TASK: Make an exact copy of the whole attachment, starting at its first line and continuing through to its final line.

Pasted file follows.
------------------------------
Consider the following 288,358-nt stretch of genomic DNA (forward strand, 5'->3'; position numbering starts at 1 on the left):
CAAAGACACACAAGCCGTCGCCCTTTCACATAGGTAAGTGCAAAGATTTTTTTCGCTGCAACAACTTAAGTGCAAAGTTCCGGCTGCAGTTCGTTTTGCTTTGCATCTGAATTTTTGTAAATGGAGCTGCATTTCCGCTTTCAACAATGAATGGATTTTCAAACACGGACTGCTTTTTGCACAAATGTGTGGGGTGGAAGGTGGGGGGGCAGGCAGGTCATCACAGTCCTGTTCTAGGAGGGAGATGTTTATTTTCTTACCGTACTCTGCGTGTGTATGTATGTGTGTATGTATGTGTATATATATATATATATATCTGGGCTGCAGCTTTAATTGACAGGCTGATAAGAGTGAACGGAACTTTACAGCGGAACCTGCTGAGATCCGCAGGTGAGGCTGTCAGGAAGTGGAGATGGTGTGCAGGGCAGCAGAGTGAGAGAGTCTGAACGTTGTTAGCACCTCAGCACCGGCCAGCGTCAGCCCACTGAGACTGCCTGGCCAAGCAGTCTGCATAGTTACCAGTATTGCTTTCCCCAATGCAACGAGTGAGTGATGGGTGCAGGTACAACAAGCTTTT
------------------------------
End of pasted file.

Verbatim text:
Consider the following 288,358-nt stretch of genomic DNA (forward strand, 5'->3'; position numbering starts at 1 on the left):
CAAAGACACACAAGCCGTCGCCCTTTCACATAGGTAAGTGCAAAGATTTTTTTCGCTGCAACAACTTAAGTGCAAAGTTCCGGCTGCAGTTCGTTTTGCTTTGCATCTGAATTTTTGTAAATGGAGCTGCATTTCCGCTTTCAACAATGAATGGATTTTCAAACACGGACTGCTTTTTGCACAAATGTGTGGGGTGGAAGGTGGGGGGGCAGGCAGGTCATCACAGTCCTGTTCTAGGAGGGAGATGTTTATTTTCTTACCGTACTCTGCGTGTGTATGTATGTGTGTATGTATGTGTATATATATATATATATATCTGGGCTGCAGCTTTAATTGACAGGCTGATAAGAGTGAACGGAACTTTACAGCGGAACCTGCTGAGATCCGCAGGTGAGGCTGTCAGGAAGTGGAGATGGTGTGCAGGGCAGCAGAGTGAGAGAGTCTGAACGTTGTTAGCACCTCAGCACCGGCCAGCGTCAGCCCACTGAGACTGCCTGGCCAAGCAGTCTGCATAGTTACCAGTATTGCTTTCCCCAATGCAACGAGTGAGTGATGGGTGCAGGTACAACAAGCTTTT